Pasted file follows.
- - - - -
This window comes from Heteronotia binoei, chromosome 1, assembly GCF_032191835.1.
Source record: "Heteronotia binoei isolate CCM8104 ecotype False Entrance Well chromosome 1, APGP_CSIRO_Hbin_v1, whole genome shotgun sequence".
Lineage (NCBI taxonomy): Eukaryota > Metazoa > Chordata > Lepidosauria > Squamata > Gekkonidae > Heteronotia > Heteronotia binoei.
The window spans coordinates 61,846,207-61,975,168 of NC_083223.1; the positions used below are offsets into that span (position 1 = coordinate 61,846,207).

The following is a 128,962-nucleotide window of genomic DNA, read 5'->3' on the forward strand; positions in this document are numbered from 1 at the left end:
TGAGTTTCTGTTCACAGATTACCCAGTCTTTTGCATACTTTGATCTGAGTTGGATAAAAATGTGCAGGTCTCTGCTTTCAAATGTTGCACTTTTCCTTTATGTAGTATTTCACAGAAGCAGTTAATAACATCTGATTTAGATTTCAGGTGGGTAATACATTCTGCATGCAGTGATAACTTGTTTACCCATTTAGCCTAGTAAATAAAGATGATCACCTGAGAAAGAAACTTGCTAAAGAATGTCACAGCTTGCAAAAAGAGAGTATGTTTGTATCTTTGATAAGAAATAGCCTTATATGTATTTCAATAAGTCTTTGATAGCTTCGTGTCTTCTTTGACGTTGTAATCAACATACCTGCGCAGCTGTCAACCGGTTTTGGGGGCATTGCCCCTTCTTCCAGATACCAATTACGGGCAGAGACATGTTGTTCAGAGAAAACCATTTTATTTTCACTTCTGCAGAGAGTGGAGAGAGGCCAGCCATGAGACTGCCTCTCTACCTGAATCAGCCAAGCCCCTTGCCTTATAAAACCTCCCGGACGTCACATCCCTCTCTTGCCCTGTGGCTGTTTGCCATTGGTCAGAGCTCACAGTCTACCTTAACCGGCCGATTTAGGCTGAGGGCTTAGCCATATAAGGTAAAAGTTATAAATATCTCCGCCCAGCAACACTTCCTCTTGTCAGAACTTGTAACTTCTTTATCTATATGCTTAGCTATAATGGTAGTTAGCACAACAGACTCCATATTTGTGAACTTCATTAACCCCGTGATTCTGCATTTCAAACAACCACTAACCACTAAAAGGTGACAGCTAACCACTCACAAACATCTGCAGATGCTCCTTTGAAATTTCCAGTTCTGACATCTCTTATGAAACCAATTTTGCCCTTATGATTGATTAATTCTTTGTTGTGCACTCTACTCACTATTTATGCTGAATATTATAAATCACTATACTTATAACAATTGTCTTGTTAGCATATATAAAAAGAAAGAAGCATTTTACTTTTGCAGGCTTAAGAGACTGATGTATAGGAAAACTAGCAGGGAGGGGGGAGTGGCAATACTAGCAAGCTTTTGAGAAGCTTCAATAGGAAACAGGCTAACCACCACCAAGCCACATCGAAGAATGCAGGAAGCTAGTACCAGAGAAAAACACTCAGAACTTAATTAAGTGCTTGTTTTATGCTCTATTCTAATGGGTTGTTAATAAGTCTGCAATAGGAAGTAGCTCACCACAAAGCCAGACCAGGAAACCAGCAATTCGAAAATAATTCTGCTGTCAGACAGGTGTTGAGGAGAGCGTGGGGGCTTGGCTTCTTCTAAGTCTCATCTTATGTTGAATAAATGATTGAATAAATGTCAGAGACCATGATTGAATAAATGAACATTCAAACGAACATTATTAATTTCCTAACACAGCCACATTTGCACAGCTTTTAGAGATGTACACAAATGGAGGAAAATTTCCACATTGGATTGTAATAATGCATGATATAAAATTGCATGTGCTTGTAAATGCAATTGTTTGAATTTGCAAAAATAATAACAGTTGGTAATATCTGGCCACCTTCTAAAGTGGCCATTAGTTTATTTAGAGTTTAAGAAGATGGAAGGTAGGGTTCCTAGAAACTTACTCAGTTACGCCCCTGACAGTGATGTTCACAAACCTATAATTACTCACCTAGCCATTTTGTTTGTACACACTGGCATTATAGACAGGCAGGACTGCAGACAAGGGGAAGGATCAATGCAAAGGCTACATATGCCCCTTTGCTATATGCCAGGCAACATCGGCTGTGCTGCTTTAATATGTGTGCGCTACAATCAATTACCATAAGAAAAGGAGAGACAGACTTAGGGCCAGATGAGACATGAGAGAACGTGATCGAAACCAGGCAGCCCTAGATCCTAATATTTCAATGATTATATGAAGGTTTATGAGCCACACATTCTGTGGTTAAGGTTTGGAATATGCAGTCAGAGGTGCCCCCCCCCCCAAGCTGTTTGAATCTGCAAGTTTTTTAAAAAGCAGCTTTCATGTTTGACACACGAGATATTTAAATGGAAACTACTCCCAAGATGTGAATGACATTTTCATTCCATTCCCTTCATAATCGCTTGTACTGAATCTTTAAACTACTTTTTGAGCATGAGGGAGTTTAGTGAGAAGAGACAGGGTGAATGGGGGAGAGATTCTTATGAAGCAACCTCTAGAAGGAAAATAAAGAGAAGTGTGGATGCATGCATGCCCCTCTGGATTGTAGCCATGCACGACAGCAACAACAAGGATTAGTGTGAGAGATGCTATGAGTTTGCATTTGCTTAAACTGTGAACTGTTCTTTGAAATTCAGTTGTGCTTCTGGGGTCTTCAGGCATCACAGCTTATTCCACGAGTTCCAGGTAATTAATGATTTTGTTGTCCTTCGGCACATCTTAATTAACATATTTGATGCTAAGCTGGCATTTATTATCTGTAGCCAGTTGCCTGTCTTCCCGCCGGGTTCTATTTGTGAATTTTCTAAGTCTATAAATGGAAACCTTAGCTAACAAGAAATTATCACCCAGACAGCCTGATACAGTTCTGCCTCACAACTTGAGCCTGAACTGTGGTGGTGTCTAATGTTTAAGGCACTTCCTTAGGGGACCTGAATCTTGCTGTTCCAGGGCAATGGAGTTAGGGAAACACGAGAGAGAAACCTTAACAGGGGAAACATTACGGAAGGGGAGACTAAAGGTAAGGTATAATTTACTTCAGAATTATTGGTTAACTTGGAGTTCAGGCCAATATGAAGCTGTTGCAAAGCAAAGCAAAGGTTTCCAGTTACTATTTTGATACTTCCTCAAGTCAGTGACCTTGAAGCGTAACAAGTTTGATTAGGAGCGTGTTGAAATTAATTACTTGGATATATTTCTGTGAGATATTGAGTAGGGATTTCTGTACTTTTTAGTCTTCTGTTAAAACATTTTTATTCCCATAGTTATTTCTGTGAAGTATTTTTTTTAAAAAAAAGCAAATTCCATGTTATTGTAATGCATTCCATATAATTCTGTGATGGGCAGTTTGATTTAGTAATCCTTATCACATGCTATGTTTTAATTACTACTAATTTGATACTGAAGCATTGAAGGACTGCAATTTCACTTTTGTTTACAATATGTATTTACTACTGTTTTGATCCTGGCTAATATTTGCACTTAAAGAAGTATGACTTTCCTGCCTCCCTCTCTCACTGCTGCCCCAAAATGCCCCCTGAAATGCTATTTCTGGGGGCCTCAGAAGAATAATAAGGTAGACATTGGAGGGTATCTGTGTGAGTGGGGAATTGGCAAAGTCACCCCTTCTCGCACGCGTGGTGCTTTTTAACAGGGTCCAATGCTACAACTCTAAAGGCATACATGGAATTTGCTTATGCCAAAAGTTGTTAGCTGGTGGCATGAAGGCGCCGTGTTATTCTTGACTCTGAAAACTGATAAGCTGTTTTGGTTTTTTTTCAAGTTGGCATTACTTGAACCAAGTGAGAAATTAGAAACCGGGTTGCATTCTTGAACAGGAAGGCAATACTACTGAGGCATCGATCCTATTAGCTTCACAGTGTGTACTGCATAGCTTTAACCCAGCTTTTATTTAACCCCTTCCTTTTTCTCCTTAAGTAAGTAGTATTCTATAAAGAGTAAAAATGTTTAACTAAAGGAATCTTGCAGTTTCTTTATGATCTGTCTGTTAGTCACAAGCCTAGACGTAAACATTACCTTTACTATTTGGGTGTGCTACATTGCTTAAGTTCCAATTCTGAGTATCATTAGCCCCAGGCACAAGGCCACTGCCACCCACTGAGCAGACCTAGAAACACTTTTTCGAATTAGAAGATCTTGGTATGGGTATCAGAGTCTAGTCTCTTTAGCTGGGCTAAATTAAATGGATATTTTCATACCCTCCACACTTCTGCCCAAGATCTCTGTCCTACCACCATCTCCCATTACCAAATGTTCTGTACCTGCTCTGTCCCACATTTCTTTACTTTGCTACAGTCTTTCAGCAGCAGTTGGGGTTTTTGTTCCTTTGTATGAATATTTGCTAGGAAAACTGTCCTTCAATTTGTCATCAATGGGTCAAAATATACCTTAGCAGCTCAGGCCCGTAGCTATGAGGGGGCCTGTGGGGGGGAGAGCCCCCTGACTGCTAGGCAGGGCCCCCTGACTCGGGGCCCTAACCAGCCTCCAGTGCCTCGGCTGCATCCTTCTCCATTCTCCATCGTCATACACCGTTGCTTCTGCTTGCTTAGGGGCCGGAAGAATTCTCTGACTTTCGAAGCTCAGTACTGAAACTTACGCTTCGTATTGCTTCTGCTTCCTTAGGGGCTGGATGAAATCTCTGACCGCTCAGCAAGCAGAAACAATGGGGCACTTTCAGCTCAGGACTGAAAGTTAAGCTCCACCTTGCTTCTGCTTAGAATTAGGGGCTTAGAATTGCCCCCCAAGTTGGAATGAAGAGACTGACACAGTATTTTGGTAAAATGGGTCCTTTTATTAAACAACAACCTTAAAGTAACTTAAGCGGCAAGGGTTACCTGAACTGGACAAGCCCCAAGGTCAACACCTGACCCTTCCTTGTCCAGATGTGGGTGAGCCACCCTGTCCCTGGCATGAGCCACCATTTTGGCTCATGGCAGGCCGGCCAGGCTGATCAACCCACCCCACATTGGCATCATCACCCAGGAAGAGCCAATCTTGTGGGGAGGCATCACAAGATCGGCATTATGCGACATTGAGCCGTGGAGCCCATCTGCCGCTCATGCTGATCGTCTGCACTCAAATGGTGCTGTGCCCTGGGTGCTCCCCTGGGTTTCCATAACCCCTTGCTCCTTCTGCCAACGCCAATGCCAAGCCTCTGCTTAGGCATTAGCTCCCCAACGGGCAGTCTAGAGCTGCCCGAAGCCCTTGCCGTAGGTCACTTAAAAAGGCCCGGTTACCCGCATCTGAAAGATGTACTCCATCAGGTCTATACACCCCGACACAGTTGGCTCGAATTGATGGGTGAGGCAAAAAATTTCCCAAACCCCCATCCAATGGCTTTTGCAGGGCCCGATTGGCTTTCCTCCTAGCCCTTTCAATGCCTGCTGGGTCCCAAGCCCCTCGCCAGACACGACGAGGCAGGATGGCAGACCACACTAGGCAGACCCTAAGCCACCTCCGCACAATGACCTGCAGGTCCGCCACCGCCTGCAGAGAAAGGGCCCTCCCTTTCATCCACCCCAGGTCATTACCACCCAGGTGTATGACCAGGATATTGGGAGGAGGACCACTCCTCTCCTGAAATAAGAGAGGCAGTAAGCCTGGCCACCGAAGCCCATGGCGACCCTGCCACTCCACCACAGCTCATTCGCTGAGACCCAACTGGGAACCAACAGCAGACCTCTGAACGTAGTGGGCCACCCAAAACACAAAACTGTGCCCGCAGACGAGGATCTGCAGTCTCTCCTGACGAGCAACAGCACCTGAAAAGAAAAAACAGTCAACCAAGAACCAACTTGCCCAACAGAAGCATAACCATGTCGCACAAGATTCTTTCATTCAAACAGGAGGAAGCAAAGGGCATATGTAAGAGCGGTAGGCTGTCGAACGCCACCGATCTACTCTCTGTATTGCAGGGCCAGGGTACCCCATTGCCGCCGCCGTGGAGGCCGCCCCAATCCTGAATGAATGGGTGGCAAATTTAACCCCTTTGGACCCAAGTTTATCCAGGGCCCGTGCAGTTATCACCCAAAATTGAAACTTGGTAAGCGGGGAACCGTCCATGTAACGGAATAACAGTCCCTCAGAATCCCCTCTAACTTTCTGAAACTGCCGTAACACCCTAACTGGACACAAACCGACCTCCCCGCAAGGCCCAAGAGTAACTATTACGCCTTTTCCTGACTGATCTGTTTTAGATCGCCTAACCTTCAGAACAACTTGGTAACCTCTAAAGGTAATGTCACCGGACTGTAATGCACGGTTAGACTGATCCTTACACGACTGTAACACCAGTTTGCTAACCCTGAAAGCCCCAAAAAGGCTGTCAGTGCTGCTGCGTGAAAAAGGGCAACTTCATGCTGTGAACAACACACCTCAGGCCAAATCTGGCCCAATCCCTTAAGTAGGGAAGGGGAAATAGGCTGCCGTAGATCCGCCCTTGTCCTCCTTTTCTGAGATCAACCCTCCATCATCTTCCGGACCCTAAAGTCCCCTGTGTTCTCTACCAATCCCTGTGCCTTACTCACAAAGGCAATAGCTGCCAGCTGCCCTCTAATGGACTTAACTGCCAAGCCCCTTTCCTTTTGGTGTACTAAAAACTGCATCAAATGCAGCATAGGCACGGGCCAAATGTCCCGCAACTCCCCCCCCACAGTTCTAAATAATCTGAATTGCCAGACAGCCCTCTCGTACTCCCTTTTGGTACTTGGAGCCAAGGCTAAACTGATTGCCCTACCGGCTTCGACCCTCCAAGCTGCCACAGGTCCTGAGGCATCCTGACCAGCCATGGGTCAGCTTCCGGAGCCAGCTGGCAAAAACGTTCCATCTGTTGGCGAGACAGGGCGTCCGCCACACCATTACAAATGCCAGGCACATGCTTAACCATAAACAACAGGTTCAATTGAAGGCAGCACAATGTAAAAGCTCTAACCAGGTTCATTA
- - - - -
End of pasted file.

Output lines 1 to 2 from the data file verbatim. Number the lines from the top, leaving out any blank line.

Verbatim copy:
This window comes from Heteronotia binoei, chromosome 1, assembly GCF_032191835.1.
Source record: "Heteronotia binoei isolate CCM8104 ecotype False Entrance Well chromosome 1, APGP_CSIRO_Hbin_v1, whole genome shotgun sequence".